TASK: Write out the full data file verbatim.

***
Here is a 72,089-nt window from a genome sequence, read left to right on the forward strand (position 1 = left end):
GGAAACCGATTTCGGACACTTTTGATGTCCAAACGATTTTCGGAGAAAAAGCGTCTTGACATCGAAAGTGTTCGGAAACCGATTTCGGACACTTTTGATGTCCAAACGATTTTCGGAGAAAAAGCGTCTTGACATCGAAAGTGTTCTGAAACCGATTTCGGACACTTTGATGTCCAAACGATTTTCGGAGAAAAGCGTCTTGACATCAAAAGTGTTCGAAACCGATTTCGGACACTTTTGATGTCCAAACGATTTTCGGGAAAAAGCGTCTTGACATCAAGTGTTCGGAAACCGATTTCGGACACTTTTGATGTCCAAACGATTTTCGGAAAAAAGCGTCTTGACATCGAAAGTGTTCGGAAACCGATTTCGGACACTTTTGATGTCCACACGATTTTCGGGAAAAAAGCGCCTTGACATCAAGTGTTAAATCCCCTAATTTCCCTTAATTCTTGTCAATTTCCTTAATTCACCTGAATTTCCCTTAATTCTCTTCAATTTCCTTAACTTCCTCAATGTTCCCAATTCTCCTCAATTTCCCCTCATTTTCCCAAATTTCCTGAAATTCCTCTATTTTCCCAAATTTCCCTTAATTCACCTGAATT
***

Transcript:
Here is a 72,089-nt window from a genome sequence, read left to right on the forward strand (position 1 = left end):
GGAAACCGATTTCGGACACTTTTGATGTCCAAACGATTTTCGGAGAAAAAGCGTCTTGACATCGAAAGTGTTCGGAAACCGATTTCGGACACTTTTGATGTCCAAACGATTTTCGGAGAAAAAGCGTCTTGACATCGAAAGTGTTCTGAAACCGATTTCGGACACTTTGATGTCCAAACGATTTTCGGAGAAAAGCGTCTTGACATCAAAAGTGTTCGAAACCGATTTCGGACACTTTTGATGTCCAAACGATTTTCGGGAAAAAGCGTCTTGACATCAAGTGTTCGGAAACCGATTTCGGACACTTTTGATGTCCAAACGATTTTCGGAAAAAAGCGTCTTGACATCGAAAGTGTTCGGAAACCGATTTCGGACACTTTTGATGTCCACACGATTTTCGGGAAAAAAGCGCCTTGACATCAAGTGTTAAATCCCCTAATTTCCCTTAATTCTTGTCAATTTCCTTAATTCACCTGAATTTCCCTTAATTCTCTTCAATTTCCTTAACTTCCTCAATGTTCCCAATTCTCCTCAATTTCCCCTCATTTTCCCAAATTTCCTGAAATTCCTCTATTTTCCCAAATTTCCCTTAATTCACCTGAATT